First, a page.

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Front Hum Neurosci. 2014 Apr 28;8:228. doi: 10.3389/fnhum.2014.00228. eCollection 2014.

Language in the brain at rest: new insights from resting state data and graph theoretical analysis.

Author information

1
Research Unit for Neuroplasticity and Learning in the Healthy Aging Brain, Psychological Institute, University of Zurich Zurich, Switzerland ; International Normal Aging and Plasticity Imaging Center Zurich, Switzerland ; URPP Dynamics of Healthy Aging, University of Zurich Zurich, Switzerland.
2
Research Unit for Neuroplasticity and Learning in the Healthy Aging Brain, Psychological Institute, University of Zurich Zurich, Switzerland ; International Normal Aging and Plasticity Imaging Center Zurich, Switzerland ; URPP Dynamics of Healthy Aging, University of Zurich Zurich, Switzerland ; Cognitive Psychology Unit, Department of Psychology, University of Klagenfurt Klagenfurt, Austria.

Abstract

In humans, the most obvious functional lateralization is the specialization of the left hemisphere for language. Therefore, the involvement of the right hemisphere in language is one of the most remarkable findings during the last two decades of fMRI research. However, the importance of this finding continues to be underestimated. We examined the interaction between the two hemispheres and also the role of the right hemisphere in language. From two seeds representing Broca's area, we conducted a seed correlation analysis (SCA) of resting state fMRI data and could identify a resting state network (RSN) overlapping to significant extent with a language network that was generated by an automated meta-analysis tool. To elucidate the relationship between the clusters of this RSN, we then performed graph theoretical analyses (GTA) using the same resting state dataset. We show that the right hemisphere is clearly involved in language. A modularity analysis revealed that the interaction between the two hemispheres is mediated by three partitions: A bilateral frontal partition consists of nodes representing the classical left sided language regions as well as two right-sided homologs. The second bilateral partition consists of nodes from the right frontal, the left inferior parietal cortex as well as of two nodes within the posterior cerebellum. The third partition is also bilateral and comprises five regions from the posterior midline parts of the brain to the temporal and frontal cortex, two of the nodes are prominent default mode nodes. The involvement of this last partition in a language relevant function is a novel finding.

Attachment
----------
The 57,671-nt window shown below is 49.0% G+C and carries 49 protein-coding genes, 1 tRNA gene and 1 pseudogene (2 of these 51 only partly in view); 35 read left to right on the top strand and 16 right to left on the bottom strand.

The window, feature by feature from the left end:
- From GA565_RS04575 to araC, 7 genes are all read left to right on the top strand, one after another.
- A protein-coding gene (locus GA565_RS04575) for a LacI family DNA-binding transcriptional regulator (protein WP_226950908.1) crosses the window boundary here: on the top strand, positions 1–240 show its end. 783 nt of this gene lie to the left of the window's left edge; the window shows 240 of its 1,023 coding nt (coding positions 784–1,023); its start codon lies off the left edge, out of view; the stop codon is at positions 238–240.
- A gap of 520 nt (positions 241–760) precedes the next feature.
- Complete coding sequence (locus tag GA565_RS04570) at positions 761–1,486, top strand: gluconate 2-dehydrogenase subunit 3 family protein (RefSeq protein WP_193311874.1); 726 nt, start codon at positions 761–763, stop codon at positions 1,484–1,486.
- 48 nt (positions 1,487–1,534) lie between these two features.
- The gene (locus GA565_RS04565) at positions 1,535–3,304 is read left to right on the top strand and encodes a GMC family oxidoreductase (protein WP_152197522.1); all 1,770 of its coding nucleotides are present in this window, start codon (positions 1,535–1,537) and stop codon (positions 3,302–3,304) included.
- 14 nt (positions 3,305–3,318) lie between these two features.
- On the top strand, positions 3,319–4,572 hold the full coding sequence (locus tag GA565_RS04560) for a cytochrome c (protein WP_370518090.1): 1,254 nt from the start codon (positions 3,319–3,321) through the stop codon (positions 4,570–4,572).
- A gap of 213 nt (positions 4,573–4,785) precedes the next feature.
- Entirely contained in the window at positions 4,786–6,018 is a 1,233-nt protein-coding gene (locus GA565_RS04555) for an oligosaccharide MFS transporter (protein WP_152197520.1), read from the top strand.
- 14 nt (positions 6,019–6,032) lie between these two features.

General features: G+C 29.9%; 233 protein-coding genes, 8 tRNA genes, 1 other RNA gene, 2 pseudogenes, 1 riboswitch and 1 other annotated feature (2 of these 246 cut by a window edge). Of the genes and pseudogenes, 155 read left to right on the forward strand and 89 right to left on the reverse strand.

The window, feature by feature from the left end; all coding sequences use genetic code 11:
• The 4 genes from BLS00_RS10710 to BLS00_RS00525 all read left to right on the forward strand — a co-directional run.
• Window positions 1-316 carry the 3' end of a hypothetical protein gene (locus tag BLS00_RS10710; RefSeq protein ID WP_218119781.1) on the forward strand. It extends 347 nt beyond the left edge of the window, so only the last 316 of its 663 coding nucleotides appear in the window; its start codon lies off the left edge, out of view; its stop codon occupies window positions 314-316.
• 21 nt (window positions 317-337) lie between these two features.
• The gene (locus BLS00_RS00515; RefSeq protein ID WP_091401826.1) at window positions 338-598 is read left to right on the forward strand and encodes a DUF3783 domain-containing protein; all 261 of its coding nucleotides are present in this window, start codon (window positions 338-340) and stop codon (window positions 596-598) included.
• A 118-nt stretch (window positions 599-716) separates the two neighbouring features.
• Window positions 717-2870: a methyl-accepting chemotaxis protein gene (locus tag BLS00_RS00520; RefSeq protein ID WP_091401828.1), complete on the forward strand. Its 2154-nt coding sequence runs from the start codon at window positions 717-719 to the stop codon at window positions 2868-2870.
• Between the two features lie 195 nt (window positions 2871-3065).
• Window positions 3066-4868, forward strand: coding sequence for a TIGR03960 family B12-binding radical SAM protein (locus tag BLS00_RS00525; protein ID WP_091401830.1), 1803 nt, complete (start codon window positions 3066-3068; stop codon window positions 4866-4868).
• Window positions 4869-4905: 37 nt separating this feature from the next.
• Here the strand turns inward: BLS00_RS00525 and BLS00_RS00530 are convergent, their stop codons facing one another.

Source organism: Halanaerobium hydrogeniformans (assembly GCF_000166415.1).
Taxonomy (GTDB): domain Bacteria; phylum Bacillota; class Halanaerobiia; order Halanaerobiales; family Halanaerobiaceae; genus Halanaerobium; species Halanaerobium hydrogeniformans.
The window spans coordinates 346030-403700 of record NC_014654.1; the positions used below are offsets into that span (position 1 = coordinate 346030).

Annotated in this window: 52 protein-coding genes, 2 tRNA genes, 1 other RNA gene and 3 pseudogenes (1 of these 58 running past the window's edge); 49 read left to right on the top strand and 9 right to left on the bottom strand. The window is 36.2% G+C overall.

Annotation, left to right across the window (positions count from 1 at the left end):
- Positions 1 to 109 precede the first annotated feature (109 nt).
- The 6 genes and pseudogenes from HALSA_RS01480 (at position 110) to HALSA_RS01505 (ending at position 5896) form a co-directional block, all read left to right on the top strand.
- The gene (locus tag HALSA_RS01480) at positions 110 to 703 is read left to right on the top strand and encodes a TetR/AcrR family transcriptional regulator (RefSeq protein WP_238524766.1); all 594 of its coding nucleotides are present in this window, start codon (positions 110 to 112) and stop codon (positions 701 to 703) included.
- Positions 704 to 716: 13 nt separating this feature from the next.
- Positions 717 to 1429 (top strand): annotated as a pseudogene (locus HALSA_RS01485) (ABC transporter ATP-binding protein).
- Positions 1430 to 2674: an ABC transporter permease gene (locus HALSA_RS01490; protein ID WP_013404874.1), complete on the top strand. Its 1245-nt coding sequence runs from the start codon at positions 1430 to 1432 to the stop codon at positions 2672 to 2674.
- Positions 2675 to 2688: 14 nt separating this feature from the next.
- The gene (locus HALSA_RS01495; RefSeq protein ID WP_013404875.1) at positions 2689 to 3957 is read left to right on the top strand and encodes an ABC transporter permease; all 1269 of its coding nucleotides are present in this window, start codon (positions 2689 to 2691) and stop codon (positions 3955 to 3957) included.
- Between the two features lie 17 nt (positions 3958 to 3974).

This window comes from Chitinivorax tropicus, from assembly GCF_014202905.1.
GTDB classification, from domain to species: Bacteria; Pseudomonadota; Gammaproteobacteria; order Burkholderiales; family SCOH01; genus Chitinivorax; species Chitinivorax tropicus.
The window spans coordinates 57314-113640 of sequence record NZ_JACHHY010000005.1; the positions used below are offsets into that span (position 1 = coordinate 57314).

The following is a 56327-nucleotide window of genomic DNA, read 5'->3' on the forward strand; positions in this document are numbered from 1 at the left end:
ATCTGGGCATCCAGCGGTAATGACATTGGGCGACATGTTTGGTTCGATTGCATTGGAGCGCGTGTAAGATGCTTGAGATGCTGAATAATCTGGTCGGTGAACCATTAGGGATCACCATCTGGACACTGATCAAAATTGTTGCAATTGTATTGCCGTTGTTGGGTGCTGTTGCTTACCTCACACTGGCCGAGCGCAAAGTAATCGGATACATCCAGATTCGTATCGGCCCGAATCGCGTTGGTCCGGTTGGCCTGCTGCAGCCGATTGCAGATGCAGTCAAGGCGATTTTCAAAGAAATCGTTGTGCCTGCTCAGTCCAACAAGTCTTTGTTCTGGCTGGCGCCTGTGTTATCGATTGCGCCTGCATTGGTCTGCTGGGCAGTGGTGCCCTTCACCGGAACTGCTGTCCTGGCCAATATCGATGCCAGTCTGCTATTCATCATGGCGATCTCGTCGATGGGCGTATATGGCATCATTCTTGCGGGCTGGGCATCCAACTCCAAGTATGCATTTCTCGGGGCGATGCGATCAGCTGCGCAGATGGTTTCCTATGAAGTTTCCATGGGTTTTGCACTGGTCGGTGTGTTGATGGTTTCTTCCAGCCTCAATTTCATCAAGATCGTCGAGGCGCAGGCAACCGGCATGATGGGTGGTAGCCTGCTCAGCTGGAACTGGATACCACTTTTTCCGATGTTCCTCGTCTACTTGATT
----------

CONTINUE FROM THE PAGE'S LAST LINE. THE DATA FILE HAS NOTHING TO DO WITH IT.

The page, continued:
KEYWORDS:

default mode network; graph theoretical analysis; intrinsic connectivity fMRI; language; networks; resting state; task free paradigm

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